Jerry Kenney

Host, All Things Considered and Producer, WYSO Weekend

Jerry Kenney was introduced to WYSO by a friend and within a year of first tuning in became an avid listener and supporter. He began volunteering at the station in 1991 and began hosting Alpha Rhythms in February of 1992. Jerry joined the WYSO staff in 2007 as a host of All Things Considered and soon transitioned into hosting Morning Edition. In addition to now hosting All Things Considered, Jerry is the host and producer of WYSO Weekend, WYSO's weekly news and arts magazine. He has also produced several radio dramas for WYSO in collaboration with local theater companies. Jerry has won several Ohio AP awards as well as an award from PRINDI for his work with the WYSO news department. Jerry says that the best part of his job is being able to talk to people in the community and share their experiences with WYSO listeners.

Ways To Connect

Various Pills Medicine Overdose

This Saturday, Dayton area residents can drop off old prescription drugs and other unwanted medicines.

As part of the 10th Annual National Prescription Drug Take-Back Day, the city and Dayton Police Department will designate five drop-off sites in and around Dayton from 10:00 a.m. to 2:00 p.m.

National event organizers say over the last nine years more than four million pounds of drugs were collected and disposed of—drugs they could have been misused or ended up in the wrong hands.

Matthew Purkey at the WYSO studios
Jerry Kenney

If you’ve ever checked out TED Talks on Youtube or, you know it’s an event that features a series of dynamic speakers on a wide variety of subjects—Ideas Worth Spreading. TED Talks has generated big audiences, and cities around the country, including Dayton, have spun off their own events in recent years. This year’s TEDxDayton conference will feature live local speakers looking to spark deep discussion and create connections among local audiences.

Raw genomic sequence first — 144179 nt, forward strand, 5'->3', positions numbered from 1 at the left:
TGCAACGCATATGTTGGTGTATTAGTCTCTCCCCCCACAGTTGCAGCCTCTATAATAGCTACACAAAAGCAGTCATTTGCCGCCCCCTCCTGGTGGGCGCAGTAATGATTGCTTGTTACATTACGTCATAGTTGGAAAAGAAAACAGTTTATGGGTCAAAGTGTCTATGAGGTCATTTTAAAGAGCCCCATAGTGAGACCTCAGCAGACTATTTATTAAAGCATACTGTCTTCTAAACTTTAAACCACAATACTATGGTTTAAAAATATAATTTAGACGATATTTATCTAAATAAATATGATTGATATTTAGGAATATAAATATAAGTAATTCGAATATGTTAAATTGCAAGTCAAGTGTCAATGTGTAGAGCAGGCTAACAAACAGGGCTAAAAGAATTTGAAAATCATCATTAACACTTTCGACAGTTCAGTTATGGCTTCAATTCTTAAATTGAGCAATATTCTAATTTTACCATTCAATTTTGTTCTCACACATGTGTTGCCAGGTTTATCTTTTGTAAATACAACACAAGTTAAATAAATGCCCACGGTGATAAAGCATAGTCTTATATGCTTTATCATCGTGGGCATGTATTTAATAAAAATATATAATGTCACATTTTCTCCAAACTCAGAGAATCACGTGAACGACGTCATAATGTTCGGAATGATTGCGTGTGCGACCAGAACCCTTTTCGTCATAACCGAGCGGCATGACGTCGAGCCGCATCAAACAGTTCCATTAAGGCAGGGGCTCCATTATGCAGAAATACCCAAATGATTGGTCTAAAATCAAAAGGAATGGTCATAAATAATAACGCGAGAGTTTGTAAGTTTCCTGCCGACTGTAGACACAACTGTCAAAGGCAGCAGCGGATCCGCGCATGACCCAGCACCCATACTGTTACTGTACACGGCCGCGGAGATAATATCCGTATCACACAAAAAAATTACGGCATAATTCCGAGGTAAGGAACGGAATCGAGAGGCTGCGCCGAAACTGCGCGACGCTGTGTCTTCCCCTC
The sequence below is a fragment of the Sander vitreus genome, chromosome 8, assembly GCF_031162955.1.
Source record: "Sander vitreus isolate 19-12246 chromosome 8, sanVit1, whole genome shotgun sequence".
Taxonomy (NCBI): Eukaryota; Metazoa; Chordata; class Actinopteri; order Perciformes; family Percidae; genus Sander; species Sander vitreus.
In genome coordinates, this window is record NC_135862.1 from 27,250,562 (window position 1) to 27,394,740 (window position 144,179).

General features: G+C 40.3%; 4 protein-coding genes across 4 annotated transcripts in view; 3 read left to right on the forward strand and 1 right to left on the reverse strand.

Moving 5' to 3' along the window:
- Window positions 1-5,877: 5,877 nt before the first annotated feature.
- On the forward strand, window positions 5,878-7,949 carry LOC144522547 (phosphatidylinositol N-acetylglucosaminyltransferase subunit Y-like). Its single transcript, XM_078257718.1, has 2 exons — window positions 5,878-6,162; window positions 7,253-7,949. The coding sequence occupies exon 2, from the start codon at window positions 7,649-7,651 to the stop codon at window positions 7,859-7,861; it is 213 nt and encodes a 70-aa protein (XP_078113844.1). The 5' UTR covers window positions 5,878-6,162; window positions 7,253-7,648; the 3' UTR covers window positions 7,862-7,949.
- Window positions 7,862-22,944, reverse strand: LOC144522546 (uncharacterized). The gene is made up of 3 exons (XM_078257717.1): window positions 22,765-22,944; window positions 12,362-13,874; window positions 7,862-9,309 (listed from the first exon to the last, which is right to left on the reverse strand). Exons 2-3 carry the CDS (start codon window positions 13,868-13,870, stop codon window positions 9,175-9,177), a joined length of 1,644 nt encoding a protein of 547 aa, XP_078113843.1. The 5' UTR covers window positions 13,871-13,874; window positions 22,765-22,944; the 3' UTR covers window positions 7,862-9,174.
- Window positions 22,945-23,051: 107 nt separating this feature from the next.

In this edition if WYSO Weekend you’ll hear about a program that’s helping parents protect their children and about Dayton’s upcoming Child Safety Week. We have Community Voices and WYSO’s occasional arts series Culture Couch. And we’ll begin introducing you to some of the speakers for this years TEDX-Dayton Conference coming up in October. See full program details below.

A U.S. Census Bureau report released this week says the rate in Dayton was 17.3 percent in 2014, an increase of nearly a full percentage point from 2013.

The numbers mean that more than 134,000 Dayton residents were living below the poverty level last year, which is about $20,000 for a family of three.

The 17 percent poverty rate closely matches Ohio’s 16.9 percent food insecurity rate. Michelle Riley is with The Foodbank, a distribution group that delivers food supplies to 96 member agencies in Montgomery, Greene and Preble Counties.

Dr. Eric Spina will take the top position at UD in 2016 when current President Daniel Curran steps down.
University of Dayton